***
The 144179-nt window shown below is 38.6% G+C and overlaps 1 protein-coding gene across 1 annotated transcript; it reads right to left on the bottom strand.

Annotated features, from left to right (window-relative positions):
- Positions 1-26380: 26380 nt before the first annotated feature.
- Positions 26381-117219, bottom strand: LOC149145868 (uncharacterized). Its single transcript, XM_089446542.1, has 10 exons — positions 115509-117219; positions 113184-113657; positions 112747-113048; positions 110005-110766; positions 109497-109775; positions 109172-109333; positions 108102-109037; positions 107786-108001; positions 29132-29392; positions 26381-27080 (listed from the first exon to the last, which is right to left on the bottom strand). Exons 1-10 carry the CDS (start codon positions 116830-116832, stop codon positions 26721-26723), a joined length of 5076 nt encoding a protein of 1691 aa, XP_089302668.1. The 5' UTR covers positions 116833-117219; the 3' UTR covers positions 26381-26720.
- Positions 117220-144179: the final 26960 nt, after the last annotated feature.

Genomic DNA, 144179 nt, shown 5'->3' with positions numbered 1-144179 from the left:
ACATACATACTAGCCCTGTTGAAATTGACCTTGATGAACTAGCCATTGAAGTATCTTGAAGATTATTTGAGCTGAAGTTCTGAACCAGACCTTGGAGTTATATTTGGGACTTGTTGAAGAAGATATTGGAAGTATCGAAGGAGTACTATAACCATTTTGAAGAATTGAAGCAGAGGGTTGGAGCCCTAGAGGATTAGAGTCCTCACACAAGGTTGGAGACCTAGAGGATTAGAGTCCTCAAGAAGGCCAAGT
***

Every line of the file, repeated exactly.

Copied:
The 144179-nt window shown below is 38.6% G+C and overlaps 1 protein-coding gene across 1 annotated transcript; it reads right to left on the bottom strand.

Annotated features, from left to right (window-relative positions):
- Positions 1-26380: 26380 nt before the first annotated feature.
- Positions 26381-117219, bottom strand: LOC149145868 (uncharacterized). Its single transcript, XM_089446542.1, has 10 exons — positions 115509-117219; positions 113184-113657; positions 112747-113048; positions 110005-110766; positions 109497-109775; positions 109172-109333; positions 108102-109037; positions 107786-108001; positions 29132-29392; positions 26381-27080 (listed from the first exon to the last, which is right to left on the bottom strand). Exons 1-10 carry the CDS (start codon positions 116830-116832, stop codon positions 26721-26723), a joined length of 5076 nt encoding a protein of 1691 aa, XP_089302668.1. The 5' UTR covers positions 116833-117219; the 3' UTR covers positions 26381-26720.
- Positions 117220-144179: the final 26960 nt, after the last annotated feature.

Genomic DNA, 144179 nt, shown 5'->3' with positions numbered 1-144179 from the left:
ACATACATACTAGCCCTGTTGAAATTGACCTTGATGAACTAGCCATTGAAGTATCTTGAAGATTATTTGAGCTGAAGTTCTGAACCAGACCTTGGAGTTATATTTGGGACTTGTTGAAGAAGATATTGGAAGTATCGAAGGAGTACTATAACCATTTTGAAGAATTGAAGCAGAGGGTTGGAGCCCTAGAGGATTAGAGTCCTCACACAAGGTTGGAGACCTAGAGGATTAGAGTCCTCAAGAAGGCCAAGT